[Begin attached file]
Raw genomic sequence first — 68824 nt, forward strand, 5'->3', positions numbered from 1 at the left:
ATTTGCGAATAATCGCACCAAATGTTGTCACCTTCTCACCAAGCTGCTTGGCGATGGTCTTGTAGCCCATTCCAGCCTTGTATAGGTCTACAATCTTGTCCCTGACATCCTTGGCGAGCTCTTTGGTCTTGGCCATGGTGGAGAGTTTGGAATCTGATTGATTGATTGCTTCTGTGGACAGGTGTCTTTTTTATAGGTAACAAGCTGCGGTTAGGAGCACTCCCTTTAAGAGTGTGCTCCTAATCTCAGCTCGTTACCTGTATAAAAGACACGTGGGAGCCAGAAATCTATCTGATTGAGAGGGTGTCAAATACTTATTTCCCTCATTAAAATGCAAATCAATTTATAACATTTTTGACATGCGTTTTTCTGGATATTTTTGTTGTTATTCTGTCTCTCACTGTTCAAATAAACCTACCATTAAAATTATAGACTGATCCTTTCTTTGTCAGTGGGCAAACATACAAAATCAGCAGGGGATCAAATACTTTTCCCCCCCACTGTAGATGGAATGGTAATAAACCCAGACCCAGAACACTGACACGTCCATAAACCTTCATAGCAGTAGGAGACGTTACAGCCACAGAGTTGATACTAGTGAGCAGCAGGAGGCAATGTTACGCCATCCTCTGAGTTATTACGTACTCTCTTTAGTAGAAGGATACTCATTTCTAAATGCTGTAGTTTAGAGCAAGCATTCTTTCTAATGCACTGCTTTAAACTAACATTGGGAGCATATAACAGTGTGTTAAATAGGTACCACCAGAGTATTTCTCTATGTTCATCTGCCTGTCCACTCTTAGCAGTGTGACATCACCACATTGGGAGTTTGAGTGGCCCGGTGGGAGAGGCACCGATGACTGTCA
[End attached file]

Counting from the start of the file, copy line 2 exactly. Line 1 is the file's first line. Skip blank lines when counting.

ATTTGCGAATAATCGCACCAAATGTTGTCACCTTCTCACCAAGCTGCTTGGCGATGGTCTTGTAGCCCATTCCAGCCTTGTATAGGTCTACAATCTTGTCCCTGACATCCTTGGCGAGCTCTTTGGTCTTGGCCATGGTGGAGAGTTTGGAATCTGATTGATTGATTGCTTCTGTGGACAGGTGTCTTTTTTATAGGTAACAAGCTGCGGTTAGGAGCACTCCCTTTAAGAGTGTGCTCCTAATCTCAGCTCGTTACCTGTATAAAAGACACGTGGGAGCCAGAAATCTATCTGATTGAGAGGGTGTCAAATACTTATTTCCCTCATTAAAATGCAAATCAATTTATAACATTTTTGACATGCGTTTTTCTGGATATTTTTGTTGTTATTCTGTCTCTCACTGTTCAAATAAACCTACCATTAAAATTATAGACTGATCCTTTCTTTGTCAGTGGGCAAACATACAAAATCAGCAGGGGATCAAATACTTTTCCCCCCCACTGTAGATGGAATGGTAATAAACCCAGACCCAGAACACTGACACGTCCATAAACCTTCATAGCAGTAGGAGACGTTACAGCCACAGAGTTGATACTAGTGAGCAGCAGGAGGCAATGTTACGCCATCCTCTGAGTTATTACGTACTCTCTTTAGTAGAAGGATACTCATTTCTAAATGCTGTAGTTTAGAGCAAGCATTCTTTCTAATGCACTGCTTTAAACTAACATTGGGAGCATATAACAGTGTGTTAAATAGGTACCACCAGAGTATTTCTCTATGTTCATCTGCCTGTCCACTCTTAGCAGTGTGACATCACCACATTGGGAGTTTGAGTGGCCCGGTGGGAGAGGCACCGATGACTGTCA